We recently discussed hidden dangers lurking under the ground with USTs (Underground Storage Tanks-Fuel). A similar problem exists with aging septic tanks and fields in New York State. Who’s responsible for finding the problems? What are the problems? How are the problems with septics fixed?
These are all common questions, especially when you are buying a home without municipal sewer and water.
Problems that can arise with septic tanks include tanks which have not been cleaned, cannot be located, or are buried too far underground to inspect. Failures include inability to absorb and disperse water (with dye); failure to remove the bacteria, or backups. Sometimes the septic field is not even located on the property you are buying.
No matter what the problem, you, as a home buyer of an older model home, must investigate the health and safety of the septic because any problems you find will become yours if you do not address them with the current owners/sellers. New York State is a “caveat emptor” or “buyer beware” state, meaning that you will not likely win a case against the seller for a “failed septic system,” unless some level of fraud exists.
In the case of new or custom-built homes, buyers are usually successful in seeking property damages against the owner based on the reasoning that a new home buyer should be able to reasonably expect the house to be an adequate living environment. The courts generally find express warranties as well as implied warranties of habitability in a new home real estate purchase. In fact, New York’s General Obligation law makes builders responsible as a matter of statutory law.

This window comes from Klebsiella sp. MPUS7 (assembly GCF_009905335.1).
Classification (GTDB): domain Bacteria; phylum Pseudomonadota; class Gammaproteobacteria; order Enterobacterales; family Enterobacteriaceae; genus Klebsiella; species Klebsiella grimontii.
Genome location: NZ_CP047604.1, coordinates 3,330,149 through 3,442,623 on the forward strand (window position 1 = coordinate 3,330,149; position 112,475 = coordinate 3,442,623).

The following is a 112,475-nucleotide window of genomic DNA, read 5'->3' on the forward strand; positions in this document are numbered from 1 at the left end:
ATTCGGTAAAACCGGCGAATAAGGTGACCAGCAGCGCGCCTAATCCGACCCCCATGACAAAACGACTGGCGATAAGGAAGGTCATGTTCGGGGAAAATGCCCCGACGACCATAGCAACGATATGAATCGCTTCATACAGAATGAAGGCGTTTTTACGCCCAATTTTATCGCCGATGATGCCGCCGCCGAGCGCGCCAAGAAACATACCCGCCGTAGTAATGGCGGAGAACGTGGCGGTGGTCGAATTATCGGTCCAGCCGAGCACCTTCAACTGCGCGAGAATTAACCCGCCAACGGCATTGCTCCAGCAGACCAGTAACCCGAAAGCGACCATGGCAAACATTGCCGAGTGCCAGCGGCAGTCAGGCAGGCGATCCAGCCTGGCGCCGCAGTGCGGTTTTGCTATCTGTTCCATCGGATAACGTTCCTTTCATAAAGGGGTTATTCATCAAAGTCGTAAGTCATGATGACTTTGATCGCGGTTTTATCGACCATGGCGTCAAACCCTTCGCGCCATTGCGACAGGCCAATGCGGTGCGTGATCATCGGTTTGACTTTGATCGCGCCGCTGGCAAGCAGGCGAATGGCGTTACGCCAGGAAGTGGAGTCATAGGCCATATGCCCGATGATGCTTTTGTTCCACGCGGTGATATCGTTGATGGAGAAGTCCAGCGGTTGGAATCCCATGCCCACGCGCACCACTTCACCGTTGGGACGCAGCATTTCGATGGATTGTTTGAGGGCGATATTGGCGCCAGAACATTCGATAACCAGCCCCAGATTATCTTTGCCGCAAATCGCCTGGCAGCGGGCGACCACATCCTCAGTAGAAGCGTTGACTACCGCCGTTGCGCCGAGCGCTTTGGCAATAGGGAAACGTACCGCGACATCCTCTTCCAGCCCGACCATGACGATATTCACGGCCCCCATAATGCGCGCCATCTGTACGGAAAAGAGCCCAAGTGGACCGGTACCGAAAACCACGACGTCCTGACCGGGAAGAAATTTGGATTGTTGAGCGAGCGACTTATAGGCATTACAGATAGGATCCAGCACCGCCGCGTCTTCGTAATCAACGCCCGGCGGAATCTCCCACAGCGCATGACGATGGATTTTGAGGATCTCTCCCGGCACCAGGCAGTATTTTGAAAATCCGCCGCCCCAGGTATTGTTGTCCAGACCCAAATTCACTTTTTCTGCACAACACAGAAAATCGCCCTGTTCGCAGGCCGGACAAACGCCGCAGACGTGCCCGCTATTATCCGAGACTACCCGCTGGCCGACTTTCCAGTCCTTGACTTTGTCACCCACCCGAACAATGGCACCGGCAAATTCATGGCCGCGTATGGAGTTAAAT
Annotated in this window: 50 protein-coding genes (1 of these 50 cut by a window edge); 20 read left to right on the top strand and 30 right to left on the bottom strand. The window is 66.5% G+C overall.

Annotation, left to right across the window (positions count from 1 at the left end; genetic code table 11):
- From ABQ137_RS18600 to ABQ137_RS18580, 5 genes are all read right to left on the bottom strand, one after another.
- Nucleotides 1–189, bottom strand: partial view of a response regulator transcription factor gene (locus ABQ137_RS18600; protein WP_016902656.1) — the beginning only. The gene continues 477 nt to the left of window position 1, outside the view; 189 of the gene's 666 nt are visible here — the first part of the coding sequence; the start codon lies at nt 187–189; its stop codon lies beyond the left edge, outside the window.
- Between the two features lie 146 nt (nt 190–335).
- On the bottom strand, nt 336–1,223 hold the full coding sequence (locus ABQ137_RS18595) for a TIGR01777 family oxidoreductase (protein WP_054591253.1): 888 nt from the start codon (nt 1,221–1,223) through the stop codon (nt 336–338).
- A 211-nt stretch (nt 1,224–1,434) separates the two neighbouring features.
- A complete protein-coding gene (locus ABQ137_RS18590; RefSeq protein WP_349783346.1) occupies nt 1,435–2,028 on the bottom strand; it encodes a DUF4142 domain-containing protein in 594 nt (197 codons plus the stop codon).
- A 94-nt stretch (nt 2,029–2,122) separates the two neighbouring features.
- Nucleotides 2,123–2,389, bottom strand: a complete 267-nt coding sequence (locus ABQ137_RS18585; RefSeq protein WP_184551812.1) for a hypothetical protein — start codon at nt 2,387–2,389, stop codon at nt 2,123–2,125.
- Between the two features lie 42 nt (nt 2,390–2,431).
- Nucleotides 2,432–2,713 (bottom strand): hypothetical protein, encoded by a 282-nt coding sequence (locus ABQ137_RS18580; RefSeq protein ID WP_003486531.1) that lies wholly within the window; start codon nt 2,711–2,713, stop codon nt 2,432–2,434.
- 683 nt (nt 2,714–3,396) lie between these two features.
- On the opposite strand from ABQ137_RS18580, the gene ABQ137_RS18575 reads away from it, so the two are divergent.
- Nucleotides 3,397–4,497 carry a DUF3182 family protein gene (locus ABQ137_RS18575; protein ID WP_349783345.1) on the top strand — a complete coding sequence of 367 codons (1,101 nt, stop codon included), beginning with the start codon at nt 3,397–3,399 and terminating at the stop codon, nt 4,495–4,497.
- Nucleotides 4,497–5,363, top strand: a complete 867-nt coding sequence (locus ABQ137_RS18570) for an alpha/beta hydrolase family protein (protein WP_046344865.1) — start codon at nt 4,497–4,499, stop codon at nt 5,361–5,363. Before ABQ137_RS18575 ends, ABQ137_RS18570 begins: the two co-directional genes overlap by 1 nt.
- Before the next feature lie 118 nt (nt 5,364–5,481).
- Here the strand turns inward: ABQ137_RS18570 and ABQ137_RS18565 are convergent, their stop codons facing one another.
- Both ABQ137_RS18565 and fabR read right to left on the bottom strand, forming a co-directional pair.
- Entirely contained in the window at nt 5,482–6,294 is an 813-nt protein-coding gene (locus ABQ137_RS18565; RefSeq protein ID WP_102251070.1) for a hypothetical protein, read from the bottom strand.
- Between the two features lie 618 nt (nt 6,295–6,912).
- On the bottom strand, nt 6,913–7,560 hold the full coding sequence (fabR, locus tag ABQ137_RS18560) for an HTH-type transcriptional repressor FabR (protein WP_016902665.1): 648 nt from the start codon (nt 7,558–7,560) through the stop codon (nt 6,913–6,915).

Buying a used home, however, commonly invokes the rule of caveat emptor – which in laymen’s language means ‘buyer beware.’ Without an express warranty concerning the septic tank, a buyer will find it more difficult to seek property damages from an owner, but there have been cases where the courts have determined an implied warranty.
Bottom line– ask the questions, inspect the system, and check building department files to see whether any work has ever been performed and whether the Board of Health has given its seal of approval for the design and installation of the system.
As a corollary, you should also test the water, especially if it is a private well because the evidence of a failed septic sometimes appears as bacteria in the water test.